Silos Beatus

Silos Beatus f. 198v. The triumph of the rider over the beast

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f. 198v. The triumph of the rider over the beast

The beast, i.e. the devil, and the pseudo prophet – the people of evil and their chiefs – fight Christ and the Church, and are overcome. The birds shown eating are saints filling themselves with the flesh of their enemies. The interpretation of the text differs in the Beatus belonging to stemmata I and II. In the Osma Beatus (f. 152v) the beast – being ridden by a naked figure – is shown held by the muzzle. It is based on versicle 20 of the storia: bestia et pseudoprofeta capti sunt. Williams believes this may suggest that only this part of the storia was illustrated traditionally. It also features in the Beatus belonging to stemma II, whose composition is different from the previous one. This is apparently one of Maius’ creations (f. 211r). It is copied exactly in the Girona Beatus (f. 223v) and more freely by Obeco (f. 173v) and Facundus (f. 242v). Here again, the characteristics peculiar to the Silos Beatus suggest that it was inspired by a lost codex although the generic concept of the layout stems from the Morgan Beatus. In stemma II codices, the illustration shares a space with the text and covers half a folio or slightly more. The Silos Beatus features certain variations with regards to Maius more in line with the storia. The henchmen are of a higher social class and use swords instead of clubs. One henchman is about to seize the beast whilst the other raises his weapon to kill the false prophet. One crow is about to peck one of the prophet’s feet whilst another stares at him threateningly and is about to fly at him. Yet another bird pecks the head of a naked corpse shown standing upright due to a lack of space. The text saturate sunt aves / de carnib[us] eor[um] explains the mission of the ravenous birds.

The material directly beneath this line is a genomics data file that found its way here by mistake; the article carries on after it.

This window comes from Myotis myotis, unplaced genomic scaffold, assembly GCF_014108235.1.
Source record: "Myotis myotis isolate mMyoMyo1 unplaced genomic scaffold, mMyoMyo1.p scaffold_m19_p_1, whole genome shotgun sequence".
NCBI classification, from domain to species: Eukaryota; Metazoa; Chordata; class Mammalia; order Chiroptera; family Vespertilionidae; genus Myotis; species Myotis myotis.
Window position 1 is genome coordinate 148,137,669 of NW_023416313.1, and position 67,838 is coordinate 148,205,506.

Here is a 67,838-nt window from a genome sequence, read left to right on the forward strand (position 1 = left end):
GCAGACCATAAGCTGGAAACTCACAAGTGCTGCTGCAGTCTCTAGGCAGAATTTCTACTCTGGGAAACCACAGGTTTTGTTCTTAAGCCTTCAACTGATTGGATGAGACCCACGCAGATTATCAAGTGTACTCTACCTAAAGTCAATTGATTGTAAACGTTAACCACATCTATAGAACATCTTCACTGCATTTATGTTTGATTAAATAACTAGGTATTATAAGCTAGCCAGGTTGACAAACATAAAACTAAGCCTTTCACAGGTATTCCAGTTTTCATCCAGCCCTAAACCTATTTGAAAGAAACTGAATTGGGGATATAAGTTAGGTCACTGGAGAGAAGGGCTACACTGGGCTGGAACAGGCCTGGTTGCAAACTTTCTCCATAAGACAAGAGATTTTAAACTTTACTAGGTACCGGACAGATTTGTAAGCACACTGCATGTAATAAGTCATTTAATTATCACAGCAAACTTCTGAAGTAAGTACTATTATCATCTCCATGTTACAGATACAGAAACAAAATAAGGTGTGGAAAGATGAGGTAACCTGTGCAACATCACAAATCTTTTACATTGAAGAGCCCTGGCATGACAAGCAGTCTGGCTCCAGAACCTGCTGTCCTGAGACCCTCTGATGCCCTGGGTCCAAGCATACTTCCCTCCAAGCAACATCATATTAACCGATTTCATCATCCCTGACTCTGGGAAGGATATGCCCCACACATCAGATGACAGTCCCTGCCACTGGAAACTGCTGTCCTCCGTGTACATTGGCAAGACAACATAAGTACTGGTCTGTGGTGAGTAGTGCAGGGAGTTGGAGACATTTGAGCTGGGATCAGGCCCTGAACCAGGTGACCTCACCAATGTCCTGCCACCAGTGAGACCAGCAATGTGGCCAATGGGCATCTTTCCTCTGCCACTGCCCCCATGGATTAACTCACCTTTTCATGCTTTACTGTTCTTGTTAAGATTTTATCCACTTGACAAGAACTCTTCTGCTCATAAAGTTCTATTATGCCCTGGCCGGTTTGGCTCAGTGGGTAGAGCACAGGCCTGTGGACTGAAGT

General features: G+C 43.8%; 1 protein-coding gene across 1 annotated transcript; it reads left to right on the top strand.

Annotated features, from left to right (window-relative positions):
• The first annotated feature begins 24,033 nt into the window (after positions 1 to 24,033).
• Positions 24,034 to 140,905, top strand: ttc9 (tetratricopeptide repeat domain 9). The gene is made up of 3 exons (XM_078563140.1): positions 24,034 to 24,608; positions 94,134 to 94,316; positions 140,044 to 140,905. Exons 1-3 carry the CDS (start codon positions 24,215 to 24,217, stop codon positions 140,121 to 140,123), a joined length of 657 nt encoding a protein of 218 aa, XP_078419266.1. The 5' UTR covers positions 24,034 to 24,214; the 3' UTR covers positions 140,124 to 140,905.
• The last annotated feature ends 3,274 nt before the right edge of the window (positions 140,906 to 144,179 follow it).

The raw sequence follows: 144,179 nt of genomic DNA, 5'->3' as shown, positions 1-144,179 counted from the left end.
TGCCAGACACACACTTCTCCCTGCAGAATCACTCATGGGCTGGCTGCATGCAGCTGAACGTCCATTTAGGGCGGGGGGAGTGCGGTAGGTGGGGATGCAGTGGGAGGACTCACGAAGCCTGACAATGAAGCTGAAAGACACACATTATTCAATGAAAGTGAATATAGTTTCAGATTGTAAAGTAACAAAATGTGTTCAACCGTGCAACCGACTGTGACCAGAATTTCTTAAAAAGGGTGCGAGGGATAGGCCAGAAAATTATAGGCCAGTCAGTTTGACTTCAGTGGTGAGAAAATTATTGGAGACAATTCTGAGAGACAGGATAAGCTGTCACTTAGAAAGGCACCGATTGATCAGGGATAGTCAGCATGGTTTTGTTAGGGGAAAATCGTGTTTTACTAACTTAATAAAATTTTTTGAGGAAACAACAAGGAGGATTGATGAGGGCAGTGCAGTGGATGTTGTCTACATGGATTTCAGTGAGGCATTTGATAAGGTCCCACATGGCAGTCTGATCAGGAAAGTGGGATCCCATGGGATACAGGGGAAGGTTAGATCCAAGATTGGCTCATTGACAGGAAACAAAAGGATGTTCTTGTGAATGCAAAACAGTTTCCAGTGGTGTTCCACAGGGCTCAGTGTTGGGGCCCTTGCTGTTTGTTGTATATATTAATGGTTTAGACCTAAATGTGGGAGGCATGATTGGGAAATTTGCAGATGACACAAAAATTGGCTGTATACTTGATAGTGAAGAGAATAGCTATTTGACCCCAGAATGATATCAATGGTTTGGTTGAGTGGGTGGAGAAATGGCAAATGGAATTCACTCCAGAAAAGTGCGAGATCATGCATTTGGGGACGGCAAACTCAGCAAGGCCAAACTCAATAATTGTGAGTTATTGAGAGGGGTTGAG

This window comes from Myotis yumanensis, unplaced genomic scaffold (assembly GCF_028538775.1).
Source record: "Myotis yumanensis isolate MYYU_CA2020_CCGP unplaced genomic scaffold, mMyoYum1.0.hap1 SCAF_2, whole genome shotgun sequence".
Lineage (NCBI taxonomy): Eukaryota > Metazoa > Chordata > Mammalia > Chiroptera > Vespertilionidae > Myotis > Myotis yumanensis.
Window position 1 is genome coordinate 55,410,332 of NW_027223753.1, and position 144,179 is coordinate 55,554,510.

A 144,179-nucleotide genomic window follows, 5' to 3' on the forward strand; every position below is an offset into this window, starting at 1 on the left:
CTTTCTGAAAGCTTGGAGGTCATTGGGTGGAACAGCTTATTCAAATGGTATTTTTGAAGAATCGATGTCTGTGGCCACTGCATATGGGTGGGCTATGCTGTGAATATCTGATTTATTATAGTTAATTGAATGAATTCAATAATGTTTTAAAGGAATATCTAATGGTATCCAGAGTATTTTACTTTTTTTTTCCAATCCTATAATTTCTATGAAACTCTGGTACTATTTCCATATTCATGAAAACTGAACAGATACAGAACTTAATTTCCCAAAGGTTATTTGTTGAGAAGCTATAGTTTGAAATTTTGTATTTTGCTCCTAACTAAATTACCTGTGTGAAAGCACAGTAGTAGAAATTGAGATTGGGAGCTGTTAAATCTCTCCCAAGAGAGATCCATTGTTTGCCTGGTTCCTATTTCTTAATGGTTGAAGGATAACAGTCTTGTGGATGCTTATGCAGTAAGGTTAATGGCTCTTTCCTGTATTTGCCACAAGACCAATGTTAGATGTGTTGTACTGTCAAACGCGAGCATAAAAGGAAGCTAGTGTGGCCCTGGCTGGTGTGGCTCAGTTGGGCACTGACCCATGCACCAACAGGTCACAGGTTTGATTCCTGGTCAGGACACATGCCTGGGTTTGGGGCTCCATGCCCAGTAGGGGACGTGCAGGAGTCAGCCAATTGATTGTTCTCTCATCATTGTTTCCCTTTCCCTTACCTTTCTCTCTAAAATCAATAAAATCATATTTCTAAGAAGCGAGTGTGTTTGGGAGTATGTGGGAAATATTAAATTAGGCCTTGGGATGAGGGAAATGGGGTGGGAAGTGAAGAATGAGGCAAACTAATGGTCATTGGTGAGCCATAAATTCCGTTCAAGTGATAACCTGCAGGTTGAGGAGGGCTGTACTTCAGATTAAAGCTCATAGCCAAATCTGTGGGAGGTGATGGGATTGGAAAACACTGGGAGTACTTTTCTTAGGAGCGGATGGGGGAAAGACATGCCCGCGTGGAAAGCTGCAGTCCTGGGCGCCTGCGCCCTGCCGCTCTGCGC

This initial E[t uidi inquid bestiam...] consists of the usual formula of a human hand grasping a branch with two developed foliate leaves and a palm leaf between them extending backwards. Violet colour with black and yellow lines.

Ángela Franco Mata
(Head of the Department of Mediaeval Antiquities of the Museo Arqueológico Nacional)


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